It was just five months after the U.S. Supreme Court outlawed racial segregation in restaurants and waiting rooms of terminals serving buses and trains that crossed state lines. On May 4, 1961, 13 young activists set out on a bus tour of the Deep South to dramatize the fact that the law of the land went unenforced.
By the end of the year, hundreds of other Freedom Riders — black and white — had joined efforts sponsored by the Congress of Racial Equality (CORE) and the Student Nonviolent Coordinating Committee (SNCC) and headed for Mississippi, Alabama, Louisiana, South Carolina, North Carolina, Georgia, Florida and Arkansas. They willingly exposed themselves to firebombing and other forms of mob violence, some of it instigated by the Ku Klux Klan. Most of the Freedom Riders were arrested and jailed.
"These courageous freedom riders have faced ugly and howling mobs in order to arouse the dozing conscience of the nation," Martin Luther King Jr. said at the time. "Some of them are now hospitalized as a result of physical injury. They have accepted blows without retaliation. One day all of America will be proud of their achievements."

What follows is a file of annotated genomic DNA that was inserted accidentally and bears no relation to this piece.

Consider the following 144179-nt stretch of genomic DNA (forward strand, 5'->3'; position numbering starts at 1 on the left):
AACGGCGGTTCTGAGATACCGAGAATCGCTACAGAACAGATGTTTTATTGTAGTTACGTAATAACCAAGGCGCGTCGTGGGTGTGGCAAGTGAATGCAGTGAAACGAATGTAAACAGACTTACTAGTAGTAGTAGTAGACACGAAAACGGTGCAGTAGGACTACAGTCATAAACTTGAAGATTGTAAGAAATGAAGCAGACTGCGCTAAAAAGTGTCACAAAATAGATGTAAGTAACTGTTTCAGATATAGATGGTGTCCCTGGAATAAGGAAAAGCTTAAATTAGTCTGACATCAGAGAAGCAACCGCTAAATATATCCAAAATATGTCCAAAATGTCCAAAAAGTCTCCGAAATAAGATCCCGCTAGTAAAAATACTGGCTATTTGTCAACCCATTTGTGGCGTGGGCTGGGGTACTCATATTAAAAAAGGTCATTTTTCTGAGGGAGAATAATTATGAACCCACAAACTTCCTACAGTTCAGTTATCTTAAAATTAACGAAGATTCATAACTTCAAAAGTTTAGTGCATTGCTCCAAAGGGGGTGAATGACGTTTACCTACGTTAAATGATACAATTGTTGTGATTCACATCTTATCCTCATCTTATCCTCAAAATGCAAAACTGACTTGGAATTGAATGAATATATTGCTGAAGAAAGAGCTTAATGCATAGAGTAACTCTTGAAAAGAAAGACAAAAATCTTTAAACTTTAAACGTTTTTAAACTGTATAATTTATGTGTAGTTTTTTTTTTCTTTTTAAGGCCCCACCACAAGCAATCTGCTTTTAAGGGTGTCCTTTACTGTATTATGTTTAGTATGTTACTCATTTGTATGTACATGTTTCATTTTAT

This year marks the 50th anniversary of the 1961 Freedom Rides, a defining — and perhaps transforming — moment in the civil rights movement. (It's also the year the Martin Luther King Jr. memorial will open in the nation's capital.)
A few years ago, after discovering the mug shots of 328 Freedom Riders who had been arrested and jailed in Mississippi in 1961, journalist Eric Etheridge decided to locate, interview and photograph as many of them as he could find. The following portraits and profiles are adapted from his 2008 book, Breach of Peace.
First profile: The preacher >>